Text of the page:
By the time the story reached just past the point where John and David stopped the book (the first major event in what became
March to the Sea
), my list of uncorrected items was getting long.
It turns out that my Rocket eBook reader’s capacity for notations on a single title was
two hundred notes—I hit that before the end of the book! But I soon discovered that while the number of notes had a fixed limit, the number of items I could simply
seemed to be effectively unlimited.
So the small-fry issues, like typoes, that are pretty obvious once pointed to, would get underlined, saving the limited notes for things that required some sort of questioning or explanation.
That week, John got a
list attached to his email. (To be fair, I trimmed it before sending, so I don’t believe the total of all points was over two hundred.) I heard later that John’s groan could be heard throughout the house. “What’d Joe do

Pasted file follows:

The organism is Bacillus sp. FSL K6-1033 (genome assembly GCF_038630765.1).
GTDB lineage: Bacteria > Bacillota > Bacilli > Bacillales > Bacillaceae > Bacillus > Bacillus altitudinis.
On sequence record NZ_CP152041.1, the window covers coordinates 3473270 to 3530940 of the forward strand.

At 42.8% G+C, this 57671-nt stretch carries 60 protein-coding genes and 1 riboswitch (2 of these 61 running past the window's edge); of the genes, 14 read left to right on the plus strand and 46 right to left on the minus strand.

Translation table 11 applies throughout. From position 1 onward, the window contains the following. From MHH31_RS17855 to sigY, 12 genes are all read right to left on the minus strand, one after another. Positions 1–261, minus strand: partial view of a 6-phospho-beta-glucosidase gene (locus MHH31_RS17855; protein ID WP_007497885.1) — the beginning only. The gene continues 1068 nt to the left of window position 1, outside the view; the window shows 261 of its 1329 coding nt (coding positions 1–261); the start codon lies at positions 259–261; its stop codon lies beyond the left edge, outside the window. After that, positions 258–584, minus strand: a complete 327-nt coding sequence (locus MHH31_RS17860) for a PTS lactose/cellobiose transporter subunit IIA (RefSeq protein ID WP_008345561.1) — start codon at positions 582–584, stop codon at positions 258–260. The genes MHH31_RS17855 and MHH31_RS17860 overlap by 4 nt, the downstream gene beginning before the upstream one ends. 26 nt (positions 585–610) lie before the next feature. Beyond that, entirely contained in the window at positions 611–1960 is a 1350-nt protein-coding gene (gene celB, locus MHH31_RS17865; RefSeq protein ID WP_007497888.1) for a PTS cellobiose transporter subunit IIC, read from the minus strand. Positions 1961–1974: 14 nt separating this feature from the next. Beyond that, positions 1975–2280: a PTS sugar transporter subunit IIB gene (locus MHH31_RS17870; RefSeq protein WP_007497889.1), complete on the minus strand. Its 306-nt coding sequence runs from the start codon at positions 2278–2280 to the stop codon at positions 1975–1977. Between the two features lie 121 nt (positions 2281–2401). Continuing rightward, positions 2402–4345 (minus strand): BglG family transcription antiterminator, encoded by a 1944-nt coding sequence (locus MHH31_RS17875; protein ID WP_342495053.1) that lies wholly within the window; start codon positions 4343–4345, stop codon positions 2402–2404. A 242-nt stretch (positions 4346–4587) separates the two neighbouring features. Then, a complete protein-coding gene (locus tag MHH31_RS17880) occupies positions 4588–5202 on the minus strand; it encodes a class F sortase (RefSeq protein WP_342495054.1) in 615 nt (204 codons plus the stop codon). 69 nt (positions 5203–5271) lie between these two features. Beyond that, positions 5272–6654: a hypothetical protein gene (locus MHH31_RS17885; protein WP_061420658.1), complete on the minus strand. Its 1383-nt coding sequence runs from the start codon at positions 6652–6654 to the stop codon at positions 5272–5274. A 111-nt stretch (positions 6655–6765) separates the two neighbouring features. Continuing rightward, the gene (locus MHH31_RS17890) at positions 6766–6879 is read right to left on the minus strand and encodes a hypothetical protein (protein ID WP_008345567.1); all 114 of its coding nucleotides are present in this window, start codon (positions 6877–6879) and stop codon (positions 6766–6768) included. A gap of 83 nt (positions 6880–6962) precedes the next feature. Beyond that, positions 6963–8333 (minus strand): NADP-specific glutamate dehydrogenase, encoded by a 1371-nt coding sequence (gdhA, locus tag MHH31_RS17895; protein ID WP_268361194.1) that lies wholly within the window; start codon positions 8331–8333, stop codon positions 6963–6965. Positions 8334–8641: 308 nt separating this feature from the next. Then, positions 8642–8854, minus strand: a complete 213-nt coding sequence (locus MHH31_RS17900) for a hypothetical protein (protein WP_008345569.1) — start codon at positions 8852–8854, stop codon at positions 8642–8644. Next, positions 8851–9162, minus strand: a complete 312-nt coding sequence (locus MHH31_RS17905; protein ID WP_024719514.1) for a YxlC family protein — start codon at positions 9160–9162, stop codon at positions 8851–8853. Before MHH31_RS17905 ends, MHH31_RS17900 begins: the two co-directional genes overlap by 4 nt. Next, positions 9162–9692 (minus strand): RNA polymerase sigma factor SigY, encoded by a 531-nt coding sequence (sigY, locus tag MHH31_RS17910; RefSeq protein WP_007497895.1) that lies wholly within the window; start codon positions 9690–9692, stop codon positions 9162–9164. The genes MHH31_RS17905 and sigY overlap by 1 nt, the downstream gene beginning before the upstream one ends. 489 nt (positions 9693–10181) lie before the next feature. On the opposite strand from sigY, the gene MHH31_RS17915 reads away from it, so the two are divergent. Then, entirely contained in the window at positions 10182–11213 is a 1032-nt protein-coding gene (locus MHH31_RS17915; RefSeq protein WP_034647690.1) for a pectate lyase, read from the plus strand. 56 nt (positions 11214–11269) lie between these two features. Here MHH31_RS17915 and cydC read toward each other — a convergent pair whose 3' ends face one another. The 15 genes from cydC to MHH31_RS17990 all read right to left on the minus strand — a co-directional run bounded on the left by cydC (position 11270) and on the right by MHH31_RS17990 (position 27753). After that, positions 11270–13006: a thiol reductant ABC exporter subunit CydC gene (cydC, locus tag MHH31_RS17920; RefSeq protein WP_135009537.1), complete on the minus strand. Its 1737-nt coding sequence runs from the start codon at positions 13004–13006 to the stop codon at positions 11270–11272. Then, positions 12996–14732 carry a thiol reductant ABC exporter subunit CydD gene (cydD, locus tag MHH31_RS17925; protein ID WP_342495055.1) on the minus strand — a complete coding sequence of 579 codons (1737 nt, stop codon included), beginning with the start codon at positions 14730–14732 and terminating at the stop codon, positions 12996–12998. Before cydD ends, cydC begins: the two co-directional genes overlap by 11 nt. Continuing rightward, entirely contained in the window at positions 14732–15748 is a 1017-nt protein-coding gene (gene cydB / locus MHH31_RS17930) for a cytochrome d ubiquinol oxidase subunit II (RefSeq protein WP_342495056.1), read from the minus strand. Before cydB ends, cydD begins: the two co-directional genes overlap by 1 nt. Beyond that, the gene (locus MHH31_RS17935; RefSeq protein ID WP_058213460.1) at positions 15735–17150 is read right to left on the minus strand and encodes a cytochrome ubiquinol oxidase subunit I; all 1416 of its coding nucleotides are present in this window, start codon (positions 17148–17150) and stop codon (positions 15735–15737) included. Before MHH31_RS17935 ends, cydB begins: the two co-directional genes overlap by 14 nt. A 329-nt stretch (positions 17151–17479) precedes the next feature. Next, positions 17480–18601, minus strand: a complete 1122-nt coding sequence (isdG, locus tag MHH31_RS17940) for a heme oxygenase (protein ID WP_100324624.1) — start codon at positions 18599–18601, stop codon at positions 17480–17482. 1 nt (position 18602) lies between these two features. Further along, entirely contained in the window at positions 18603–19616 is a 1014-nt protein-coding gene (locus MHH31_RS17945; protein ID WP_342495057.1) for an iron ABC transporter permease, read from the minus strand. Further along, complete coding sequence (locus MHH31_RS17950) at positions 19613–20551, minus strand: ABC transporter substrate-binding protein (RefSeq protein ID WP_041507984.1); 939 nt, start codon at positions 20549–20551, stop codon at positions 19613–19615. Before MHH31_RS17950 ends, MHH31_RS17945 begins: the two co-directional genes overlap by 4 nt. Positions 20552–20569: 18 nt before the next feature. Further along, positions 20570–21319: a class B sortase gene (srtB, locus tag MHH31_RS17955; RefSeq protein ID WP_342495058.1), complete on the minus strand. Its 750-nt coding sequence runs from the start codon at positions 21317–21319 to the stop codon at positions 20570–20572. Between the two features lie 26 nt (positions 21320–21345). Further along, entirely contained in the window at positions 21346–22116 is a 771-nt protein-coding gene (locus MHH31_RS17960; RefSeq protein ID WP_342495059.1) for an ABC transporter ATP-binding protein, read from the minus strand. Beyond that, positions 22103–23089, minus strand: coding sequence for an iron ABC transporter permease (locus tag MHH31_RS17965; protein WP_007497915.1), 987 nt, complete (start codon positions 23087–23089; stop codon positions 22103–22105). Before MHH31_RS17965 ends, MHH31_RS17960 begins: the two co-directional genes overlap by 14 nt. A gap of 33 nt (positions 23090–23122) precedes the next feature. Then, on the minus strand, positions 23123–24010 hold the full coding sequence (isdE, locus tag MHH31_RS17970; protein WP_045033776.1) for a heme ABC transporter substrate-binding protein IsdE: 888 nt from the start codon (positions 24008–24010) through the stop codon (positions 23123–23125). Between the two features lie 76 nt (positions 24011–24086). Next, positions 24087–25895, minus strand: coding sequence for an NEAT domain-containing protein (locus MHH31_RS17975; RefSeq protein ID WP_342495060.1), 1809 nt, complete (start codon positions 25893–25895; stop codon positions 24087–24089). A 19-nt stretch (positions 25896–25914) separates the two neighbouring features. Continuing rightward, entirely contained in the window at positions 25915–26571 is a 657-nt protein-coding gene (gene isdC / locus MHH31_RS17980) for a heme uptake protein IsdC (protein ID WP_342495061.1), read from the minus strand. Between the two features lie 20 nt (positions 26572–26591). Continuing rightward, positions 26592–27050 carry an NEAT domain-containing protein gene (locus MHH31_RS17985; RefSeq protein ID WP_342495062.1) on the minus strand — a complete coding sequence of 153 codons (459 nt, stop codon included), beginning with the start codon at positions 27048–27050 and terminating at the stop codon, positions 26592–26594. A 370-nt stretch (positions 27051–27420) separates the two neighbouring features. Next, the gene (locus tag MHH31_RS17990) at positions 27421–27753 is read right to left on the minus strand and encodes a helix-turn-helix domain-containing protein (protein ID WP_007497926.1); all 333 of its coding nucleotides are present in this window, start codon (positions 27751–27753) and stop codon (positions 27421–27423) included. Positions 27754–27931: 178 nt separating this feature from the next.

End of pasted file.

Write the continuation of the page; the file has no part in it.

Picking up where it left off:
time?” was how I heard the reaction to the groan phrased.
John saw the list. Got annoyed (honestly, we never really talked about it, but I think it was more in amusement, than anger), decided that
Something Must Be Done
and fired up his word processor and changed the name of the character “Peterson” in
(the unnamed “Lefty” in
A Hymn Before Battle
) to “Buckley.”
People took notice of how “Lefty’s Bad Day” in
A Hymn Before Battle
got so much worse in
and decided that I must have done something
horrible to John to deserve that sort of treatment.
People were also greatly amused with the whole concept.
went off the rails with
1634: The Galileo Affair
by Eric Flint and Andrew Dennis. I remember Eric dropping broad hints that something was in store for “me” in the story. He was actually rubbing his hands with glee and cackling like some B-movie, moustache-twirling villain as he dropped his hints.
At that point, the meme had taken on a life of its own.
So . . . that’s my story, and I’m sticking to it.
David Weber did it first. John Ringo
About our charities
All proceeds from this collection will support two charities near and dear to our hearts, both founded, supported, and run by Baen readers: Operation Baen Bulk and ReadAssist.
Welcome to Operation Baen Bulk